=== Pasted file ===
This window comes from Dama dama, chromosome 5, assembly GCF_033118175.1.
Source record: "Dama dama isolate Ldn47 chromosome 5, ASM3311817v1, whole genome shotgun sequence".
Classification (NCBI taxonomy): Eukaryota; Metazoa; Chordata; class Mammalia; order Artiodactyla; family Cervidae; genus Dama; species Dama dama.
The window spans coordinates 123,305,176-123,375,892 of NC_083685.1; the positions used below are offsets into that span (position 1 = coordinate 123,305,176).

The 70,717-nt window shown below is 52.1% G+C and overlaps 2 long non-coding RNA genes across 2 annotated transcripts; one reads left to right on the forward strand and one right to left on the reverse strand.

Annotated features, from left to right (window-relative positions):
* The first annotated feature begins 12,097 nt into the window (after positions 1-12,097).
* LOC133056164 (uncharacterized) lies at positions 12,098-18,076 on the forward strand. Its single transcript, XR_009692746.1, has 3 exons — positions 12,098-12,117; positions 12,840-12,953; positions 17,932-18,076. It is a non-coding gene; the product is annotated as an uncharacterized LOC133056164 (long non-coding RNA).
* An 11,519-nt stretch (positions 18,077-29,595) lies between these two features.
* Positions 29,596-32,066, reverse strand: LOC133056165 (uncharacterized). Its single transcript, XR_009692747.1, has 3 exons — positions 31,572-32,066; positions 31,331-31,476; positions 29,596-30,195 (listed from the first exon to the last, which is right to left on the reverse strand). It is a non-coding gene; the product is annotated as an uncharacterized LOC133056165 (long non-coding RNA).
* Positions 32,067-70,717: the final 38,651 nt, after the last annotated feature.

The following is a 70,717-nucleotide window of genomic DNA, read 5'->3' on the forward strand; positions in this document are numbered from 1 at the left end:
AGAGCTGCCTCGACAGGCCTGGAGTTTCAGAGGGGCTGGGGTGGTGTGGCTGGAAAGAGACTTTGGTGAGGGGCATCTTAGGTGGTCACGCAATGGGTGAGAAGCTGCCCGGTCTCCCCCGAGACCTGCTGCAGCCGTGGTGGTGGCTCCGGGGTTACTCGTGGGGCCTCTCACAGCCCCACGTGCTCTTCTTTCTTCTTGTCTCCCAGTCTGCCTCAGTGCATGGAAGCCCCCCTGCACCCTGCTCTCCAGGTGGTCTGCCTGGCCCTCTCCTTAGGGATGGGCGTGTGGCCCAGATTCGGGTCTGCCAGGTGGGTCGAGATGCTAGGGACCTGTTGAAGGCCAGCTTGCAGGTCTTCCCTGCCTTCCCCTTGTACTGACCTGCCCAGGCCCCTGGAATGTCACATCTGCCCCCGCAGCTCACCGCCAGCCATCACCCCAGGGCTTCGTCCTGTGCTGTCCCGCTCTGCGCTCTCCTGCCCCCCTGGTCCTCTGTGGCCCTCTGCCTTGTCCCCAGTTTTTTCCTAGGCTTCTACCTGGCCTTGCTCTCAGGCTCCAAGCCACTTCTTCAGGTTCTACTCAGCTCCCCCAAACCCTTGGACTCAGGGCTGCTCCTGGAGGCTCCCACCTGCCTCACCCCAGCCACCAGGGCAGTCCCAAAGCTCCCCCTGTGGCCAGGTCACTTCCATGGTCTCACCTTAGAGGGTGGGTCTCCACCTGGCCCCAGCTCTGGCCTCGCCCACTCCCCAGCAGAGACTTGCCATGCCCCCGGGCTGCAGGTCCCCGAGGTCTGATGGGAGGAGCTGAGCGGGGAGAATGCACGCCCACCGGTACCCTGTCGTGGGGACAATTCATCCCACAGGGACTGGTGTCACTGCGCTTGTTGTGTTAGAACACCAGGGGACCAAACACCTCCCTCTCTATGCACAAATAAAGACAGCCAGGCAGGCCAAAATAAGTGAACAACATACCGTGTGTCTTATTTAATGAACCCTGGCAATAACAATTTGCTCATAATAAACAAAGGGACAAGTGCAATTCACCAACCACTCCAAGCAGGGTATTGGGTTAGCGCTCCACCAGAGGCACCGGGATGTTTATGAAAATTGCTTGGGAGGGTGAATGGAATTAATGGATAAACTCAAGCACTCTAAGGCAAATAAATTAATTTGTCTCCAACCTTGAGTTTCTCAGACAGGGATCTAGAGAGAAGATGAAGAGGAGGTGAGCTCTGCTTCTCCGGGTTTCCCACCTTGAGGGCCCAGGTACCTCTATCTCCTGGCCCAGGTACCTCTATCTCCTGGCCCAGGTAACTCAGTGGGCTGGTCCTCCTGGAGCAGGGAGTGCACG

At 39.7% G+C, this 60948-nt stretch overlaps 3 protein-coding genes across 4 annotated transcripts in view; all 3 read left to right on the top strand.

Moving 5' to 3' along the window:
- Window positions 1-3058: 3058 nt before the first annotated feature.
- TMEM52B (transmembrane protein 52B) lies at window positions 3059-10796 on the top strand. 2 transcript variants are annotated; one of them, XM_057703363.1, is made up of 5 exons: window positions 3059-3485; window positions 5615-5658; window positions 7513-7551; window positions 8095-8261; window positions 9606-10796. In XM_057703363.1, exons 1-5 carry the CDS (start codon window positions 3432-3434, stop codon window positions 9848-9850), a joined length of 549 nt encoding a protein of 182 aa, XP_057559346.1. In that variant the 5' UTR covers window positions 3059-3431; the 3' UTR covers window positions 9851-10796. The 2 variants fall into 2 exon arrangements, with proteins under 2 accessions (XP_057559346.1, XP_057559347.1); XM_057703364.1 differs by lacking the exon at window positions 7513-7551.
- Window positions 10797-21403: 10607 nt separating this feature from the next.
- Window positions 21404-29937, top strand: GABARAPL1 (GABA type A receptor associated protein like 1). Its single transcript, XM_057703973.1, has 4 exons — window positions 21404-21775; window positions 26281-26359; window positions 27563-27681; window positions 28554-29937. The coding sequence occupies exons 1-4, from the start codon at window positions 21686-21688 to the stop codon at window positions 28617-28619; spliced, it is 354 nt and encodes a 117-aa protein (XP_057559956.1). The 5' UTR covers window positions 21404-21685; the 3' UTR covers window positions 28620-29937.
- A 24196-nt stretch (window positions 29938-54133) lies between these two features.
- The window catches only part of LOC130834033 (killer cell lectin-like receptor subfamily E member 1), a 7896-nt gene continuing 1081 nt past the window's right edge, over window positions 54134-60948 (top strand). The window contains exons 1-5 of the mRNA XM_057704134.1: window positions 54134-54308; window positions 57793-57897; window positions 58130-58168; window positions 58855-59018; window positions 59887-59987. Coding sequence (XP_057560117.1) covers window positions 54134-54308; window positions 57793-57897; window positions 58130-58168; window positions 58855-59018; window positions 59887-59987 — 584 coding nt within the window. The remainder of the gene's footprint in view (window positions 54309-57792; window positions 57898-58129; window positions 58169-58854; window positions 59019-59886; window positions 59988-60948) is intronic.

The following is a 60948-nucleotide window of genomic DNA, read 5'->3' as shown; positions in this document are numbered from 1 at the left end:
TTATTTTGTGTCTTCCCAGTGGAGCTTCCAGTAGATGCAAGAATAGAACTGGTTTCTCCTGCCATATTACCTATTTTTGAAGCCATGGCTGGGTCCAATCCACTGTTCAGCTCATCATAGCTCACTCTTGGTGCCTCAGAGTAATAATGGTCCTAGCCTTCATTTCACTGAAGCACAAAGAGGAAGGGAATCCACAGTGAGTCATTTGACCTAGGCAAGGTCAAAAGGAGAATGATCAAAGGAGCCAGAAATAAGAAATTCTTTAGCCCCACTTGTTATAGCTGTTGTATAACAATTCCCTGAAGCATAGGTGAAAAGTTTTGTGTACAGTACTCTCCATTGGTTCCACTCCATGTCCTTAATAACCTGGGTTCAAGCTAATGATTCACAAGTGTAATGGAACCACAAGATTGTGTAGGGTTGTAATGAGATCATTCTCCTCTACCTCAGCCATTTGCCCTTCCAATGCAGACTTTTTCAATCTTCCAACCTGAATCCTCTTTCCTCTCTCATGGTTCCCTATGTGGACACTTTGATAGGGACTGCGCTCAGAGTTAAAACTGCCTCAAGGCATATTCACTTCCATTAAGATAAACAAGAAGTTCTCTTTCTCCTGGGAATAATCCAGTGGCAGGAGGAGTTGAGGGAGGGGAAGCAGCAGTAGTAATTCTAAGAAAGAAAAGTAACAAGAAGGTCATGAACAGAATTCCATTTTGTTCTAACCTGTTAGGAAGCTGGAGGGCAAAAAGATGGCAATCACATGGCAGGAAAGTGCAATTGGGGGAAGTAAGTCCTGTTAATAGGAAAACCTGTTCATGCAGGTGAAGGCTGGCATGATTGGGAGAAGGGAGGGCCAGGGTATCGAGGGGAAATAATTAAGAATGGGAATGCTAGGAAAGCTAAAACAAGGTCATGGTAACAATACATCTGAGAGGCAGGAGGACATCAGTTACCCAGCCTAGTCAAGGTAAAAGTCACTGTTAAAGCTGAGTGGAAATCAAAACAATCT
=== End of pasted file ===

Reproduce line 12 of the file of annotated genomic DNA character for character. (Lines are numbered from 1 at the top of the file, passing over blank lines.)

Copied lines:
The following is a 70,717-nucleotide window of genomic DNA, read 5'->3' on the forward strand; positions in this document are numbered from 1 at the left end: